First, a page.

"There must have been four or five offensive fouls that they called on screens," Flannery pointed out.

The Lewisburg Daily Journal's Chris Brady noticed the officiating, too (full LDJ story).

Bucknell struggled with fouls, particularly offensive fouls which were called as the Bison attempted screens as part of their motion offense.

"Whether they were that much quicker or we weren't strong enough to set it, they took it to us," said Flannery of the calls.
To be certain, Bucknell did not lose because of the poor officiating. Poor shooting had a lot to do with it, too. Freshman guard John Griffin, who missed one shot in the Bison's first three games, was 3-for-10 from the field. Kevin Bettencourt, Bucknell's designated sniper, was 3-for-9. And although they only got to the line 16 times all night, making only 10 of those free throws (62.5 percent) did not help.

Nonetheless, it was a curious performance by the zebras.

NOTES: Bucknell's preparation for the game was hampered by the lack of a decent scouting report on the Flash. Division I teams are not allowed to scout opponents in person. They have to rely on tape. But Flannery had no tape of the Flash to look at. Because of a deal cut by Jones with Howard, Howard would not swap a tape with Bucknell. Since St. Francis starts two transfers, that made it tough for Flannery to have a feel for this year's version of the Flash.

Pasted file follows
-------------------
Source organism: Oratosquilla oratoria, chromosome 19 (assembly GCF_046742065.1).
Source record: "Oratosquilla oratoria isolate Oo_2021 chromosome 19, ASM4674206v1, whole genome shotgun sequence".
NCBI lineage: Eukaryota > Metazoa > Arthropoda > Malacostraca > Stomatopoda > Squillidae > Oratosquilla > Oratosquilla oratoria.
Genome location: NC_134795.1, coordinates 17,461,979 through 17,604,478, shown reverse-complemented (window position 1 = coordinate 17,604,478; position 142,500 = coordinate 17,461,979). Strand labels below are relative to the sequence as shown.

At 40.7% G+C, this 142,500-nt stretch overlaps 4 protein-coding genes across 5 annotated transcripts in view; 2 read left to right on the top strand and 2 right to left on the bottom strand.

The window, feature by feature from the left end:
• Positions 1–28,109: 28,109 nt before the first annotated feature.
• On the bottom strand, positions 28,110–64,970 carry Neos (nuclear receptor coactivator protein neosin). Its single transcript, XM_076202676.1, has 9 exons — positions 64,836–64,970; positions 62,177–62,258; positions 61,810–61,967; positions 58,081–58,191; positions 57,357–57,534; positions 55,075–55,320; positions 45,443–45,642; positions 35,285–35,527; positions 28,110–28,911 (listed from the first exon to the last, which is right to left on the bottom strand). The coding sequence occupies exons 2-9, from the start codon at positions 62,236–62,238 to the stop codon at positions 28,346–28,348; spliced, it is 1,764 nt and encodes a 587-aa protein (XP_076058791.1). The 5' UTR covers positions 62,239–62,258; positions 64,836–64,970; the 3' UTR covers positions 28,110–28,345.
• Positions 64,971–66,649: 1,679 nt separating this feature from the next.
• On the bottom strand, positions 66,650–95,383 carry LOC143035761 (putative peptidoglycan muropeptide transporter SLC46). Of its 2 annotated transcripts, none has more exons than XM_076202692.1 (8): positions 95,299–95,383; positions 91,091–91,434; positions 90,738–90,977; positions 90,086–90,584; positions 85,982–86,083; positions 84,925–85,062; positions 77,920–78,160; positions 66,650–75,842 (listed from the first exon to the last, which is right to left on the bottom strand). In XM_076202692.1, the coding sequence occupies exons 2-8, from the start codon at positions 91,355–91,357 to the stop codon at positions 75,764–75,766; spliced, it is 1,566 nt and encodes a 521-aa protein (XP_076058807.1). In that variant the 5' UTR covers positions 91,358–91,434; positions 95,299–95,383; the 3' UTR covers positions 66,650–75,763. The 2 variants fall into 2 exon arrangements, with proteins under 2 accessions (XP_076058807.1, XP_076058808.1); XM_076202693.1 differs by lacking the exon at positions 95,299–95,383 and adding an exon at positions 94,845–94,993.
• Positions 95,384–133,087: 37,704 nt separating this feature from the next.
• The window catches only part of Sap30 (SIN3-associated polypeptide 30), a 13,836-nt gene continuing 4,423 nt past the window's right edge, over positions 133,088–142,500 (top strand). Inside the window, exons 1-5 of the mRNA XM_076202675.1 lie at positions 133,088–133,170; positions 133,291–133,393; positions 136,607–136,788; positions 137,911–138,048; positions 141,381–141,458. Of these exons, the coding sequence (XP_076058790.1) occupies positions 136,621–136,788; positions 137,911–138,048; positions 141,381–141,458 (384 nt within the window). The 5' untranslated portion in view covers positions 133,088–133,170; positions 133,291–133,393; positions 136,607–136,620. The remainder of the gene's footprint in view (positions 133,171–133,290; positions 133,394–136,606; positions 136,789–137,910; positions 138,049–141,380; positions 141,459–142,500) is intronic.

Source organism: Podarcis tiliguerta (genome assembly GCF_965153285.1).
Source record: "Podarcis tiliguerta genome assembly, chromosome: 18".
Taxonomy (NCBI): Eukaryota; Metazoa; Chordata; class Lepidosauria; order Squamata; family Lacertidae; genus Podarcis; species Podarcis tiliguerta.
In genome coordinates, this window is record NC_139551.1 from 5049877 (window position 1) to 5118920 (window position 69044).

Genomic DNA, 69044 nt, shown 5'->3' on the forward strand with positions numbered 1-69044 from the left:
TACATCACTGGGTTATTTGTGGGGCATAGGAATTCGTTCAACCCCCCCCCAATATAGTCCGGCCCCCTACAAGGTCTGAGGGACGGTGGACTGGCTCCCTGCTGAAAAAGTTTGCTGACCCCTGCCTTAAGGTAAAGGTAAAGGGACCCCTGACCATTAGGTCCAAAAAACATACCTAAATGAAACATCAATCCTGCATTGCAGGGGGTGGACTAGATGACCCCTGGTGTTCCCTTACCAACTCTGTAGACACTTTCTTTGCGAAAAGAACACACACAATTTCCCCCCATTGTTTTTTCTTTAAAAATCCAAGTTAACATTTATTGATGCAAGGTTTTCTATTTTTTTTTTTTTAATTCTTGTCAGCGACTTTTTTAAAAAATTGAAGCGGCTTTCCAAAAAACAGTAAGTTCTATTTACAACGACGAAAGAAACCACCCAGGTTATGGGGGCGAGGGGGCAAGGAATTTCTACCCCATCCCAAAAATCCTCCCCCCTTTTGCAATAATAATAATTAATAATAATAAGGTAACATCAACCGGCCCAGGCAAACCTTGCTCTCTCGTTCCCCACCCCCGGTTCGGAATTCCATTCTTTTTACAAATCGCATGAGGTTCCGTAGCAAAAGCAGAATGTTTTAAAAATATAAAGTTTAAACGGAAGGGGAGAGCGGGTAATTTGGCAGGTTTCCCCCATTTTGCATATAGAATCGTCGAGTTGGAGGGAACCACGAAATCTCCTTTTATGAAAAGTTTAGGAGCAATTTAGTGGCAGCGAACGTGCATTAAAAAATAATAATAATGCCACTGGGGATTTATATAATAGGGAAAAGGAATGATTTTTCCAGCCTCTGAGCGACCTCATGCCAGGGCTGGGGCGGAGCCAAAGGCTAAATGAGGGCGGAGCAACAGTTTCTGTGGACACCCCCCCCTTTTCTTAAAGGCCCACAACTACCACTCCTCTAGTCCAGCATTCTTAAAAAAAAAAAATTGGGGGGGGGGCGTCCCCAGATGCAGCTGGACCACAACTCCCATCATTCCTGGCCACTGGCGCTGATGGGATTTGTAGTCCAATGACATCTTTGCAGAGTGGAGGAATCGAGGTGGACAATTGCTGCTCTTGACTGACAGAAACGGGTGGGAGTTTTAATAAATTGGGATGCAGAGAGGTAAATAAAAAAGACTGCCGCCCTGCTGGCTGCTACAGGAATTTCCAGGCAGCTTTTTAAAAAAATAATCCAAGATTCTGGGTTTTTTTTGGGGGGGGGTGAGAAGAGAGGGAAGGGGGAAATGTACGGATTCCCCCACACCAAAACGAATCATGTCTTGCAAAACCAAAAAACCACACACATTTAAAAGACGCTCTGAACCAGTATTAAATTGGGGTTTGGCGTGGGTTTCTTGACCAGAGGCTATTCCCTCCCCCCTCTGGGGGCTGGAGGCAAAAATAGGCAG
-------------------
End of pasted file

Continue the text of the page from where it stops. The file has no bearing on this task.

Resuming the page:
As Flannery pointed out after, such deals never hamped the big schools. They are able to get tapes of their opponents off televised game. But for the mid and lower majors, who seldom are on the tube, it can be a real handicap.

"It absolutely stinks, and it is something that needs to be addressed by the NCAA," Flannery said, making it clear he faults the rules that allow such deals, not Jones for making one (though Flannery was quick to point out he has never made such a pact) . . .

We'd love to link to the Altoona Mirror's Web site for a view of the game from the St. Francis point of view. But they don't have one posted.


Sal Interdonato of the Middletown Times Herald-Record says Army coach Jim Crew is eyeing lineup changes after three starters were held scoreless as the Cadets fell to 0-2 with a 67-52 loss to Sacred Heart.

By the way, both Army setbacks have come at home. Not a good sign.

Colgate, still looking for its first win, hosts also winless Cornell tonight. Preview it with Matt Michael of the Syracuse Post-Standard.

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Saturday, November 27, 2004
Bison advance, face Iowa State in final

Woe is TC
Thursday, November 25, 2004
Is this Heaven?

Slim pickins on Turkey Day (are you ready for some football)
Wednesday, November 24, 2004
Conrad's Huskies struggle at home

Busy night for Patriot League teams

Stiff Alert
Tuesday, November 23, 2004
SU wins one on the road

St. Francis (Pa.) 70, Bucknell 65